Thoughts on political conferences..

So, my friend over at Burlesque Press posted this blog about attending a ‘must-go’ literary conference, and it led me to think I should post about political conferences.

Now I accept that Scotland is a peculiar case… our political conferences only really came about as unique occurrences after devolution, and for a while no-one knew quite who they were hoping would come, or exhibit. And then we had a happy medium time, where you felt the parties were making some money back but you weren’t being overcharged as an exhibitor / fringe organiser. It was almost affordable!

But as time has worn on, the cut and thrust of politics and the reality of economics have meant that the cost of attending conference has risen exponentially. If I was a corporate I might be able to afford it, but then again, as a voter do I want corporates being the only people able to afford to access politicians and members of political parties?

And, as a third sector organisation prices have gotten prohibitive. If you want to attend conference, you have to make a choice between being a mere observer (which is usually reasonably affordable but still expensive), having a stand (which then of course you need to man for the full length of conference and *must* set up the evening before it all kicks off and cannot dismantle until everyone has gone home), or a fringe event (which costs you and then you have to attract delegates with food and “refreshments” which are charged on top of the room and ‘handbook advert’).

Additionally, if the venue is away from your place of residence you have to add on travel and accommodation costs (the latter of which strangely rise when conference is in town).

So, this year I thought I would save a few bucks and instead of paying over £500 for a fringe event inside the conference (that’s just for the room and an ad), I would pay the conference hotel £100 for their room (as I was staying there anyway, for a teeny room (though I am a teeny person). at Edinburgh rates, outside of the capital) and flyer. But then when I asked if members of the party would speak at my event I was told they wouldn’t attend events outside the venue, and that delegates would be discouraged from attending such events also.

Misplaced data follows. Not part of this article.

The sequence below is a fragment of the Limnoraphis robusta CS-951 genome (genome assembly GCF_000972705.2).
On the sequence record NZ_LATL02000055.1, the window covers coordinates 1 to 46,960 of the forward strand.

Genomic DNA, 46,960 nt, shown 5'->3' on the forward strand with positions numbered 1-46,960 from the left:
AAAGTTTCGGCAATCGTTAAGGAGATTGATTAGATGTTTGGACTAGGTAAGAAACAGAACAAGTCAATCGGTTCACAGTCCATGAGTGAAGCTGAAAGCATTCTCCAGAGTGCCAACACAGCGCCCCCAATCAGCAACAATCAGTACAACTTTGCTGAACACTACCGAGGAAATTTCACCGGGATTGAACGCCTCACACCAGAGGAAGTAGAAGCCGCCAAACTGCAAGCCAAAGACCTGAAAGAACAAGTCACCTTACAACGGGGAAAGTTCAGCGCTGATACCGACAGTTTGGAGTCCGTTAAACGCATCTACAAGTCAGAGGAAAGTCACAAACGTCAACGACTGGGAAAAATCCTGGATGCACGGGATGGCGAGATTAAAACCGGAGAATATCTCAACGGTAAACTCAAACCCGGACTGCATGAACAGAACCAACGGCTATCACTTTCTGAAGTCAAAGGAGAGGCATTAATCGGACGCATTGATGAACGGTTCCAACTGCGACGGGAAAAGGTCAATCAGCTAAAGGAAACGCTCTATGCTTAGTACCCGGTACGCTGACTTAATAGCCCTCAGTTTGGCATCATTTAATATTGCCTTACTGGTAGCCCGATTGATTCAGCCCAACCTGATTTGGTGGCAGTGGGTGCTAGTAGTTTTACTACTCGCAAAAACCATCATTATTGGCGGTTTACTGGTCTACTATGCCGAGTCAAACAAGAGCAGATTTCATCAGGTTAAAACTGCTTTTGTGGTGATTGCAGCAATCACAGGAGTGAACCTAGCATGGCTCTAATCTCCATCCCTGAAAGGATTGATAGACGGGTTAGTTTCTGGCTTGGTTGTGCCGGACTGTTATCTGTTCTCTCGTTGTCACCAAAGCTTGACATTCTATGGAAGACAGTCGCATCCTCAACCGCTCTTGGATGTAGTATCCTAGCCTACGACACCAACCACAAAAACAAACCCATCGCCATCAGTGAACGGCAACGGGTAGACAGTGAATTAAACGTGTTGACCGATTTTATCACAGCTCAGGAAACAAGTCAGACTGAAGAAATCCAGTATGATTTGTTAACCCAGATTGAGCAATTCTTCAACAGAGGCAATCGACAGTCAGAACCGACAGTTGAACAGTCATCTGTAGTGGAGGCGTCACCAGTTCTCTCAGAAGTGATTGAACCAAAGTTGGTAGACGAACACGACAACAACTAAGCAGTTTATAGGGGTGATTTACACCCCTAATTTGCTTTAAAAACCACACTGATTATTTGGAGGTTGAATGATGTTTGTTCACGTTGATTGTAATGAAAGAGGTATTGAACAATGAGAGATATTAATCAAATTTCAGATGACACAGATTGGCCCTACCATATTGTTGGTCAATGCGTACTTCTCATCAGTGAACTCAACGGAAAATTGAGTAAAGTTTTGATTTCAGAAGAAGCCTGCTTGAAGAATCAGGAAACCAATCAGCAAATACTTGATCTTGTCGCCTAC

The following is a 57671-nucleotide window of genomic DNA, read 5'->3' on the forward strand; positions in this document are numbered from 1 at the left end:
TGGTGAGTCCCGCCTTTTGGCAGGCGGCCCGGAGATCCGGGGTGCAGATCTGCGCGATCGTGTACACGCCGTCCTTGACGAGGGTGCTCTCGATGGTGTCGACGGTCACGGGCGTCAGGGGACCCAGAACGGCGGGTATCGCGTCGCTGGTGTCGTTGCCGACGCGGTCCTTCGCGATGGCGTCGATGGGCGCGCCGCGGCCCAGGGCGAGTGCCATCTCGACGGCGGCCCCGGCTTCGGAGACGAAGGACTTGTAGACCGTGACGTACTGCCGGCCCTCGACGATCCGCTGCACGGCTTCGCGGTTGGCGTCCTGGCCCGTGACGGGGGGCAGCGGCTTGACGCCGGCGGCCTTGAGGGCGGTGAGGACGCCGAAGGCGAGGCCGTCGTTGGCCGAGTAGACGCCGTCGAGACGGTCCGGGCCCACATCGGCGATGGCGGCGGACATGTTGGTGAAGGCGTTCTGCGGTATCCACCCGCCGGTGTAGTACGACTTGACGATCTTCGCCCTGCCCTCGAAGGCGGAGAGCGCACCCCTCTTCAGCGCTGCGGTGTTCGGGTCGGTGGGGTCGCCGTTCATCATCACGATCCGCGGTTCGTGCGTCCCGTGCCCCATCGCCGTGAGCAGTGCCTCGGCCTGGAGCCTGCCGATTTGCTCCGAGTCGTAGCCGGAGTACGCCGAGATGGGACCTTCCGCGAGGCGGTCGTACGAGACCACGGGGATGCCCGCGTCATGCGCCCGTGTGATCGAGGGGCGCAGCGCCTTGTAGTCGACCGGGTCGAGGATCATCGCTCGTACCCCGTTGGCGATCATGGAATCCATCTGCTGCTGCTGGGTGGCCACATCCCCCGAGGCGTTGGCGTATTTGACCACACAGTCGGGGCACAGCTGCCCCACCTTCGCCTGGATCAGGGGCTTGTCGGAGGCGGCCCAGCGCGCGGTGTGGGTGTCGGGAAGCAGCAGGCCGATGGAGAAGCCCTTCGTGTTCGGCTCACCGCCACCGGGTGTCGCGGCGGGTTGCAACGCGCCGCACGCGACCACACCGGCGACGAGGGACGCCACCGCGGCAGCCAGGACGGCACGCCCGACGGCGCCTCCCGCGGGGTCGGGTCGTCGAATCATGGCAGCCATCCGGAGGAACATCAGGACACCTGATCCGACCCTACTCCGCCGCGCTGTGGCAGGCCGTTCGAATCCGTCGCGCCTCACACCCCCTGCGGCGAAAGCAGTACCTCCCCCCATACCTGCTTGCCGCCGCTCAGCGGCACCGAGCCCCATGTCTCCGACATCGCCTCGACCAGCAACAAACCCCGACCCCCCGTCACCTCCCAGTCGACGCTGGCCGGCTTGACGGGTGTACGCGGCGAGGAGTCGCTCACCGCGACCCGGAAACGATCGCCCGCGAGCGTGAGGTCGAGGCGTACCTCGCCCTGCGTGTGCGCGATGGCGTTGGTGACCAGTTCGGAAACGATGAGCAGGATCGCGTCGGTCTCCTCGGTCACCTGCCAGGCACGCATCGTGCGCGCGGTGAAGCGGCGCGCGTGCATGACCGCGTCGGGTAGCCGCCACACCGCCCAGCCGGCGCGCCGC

So, I coughed up the price for an in-house venue. But to be honest, as much fun as I had at the event, and as nice as it was that a number of delegates attended, I made better contacts in the lounge of the conference hotel (but maybe the party members shouldn’t have spoken with me outside the conference venue, or at least not without asking for a donation). 

At a different conference, we were allowed to hold our event in an external venue. Similar turnout, and apparently “the best food I’ve ever had at a party conference”.

At another one again, the fringe price wasn’t too exorbitant, and a fair number of delegates came along. But we still couldn’t’ve afforded a stand as well, which meant we were only able to reach the fringe attendees. Which is our choice, but when it’s going to set you back over £1000 just to hang out for one weekend, you have to think about your priorities.

So we won’t be attending conferences in the autumn, mostly because we spent all of our budget in the spring. And it was fun, and it went well, but did it go £3000 worth of well? Not so much.

If parties want to make it worth the while of organisations like those I have worked for to attend, it can’t cost as much. Our budgets are very small, and whilst we know you are struggling as much as any organisation in this economy, surely we can work out that together we are more attractive than if we move further apart and don’t present options to all our members / supporters.

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One thought on “Thoughts on political conferences..

  1. Pingback: Further thoughts on political party conferences | muteswann

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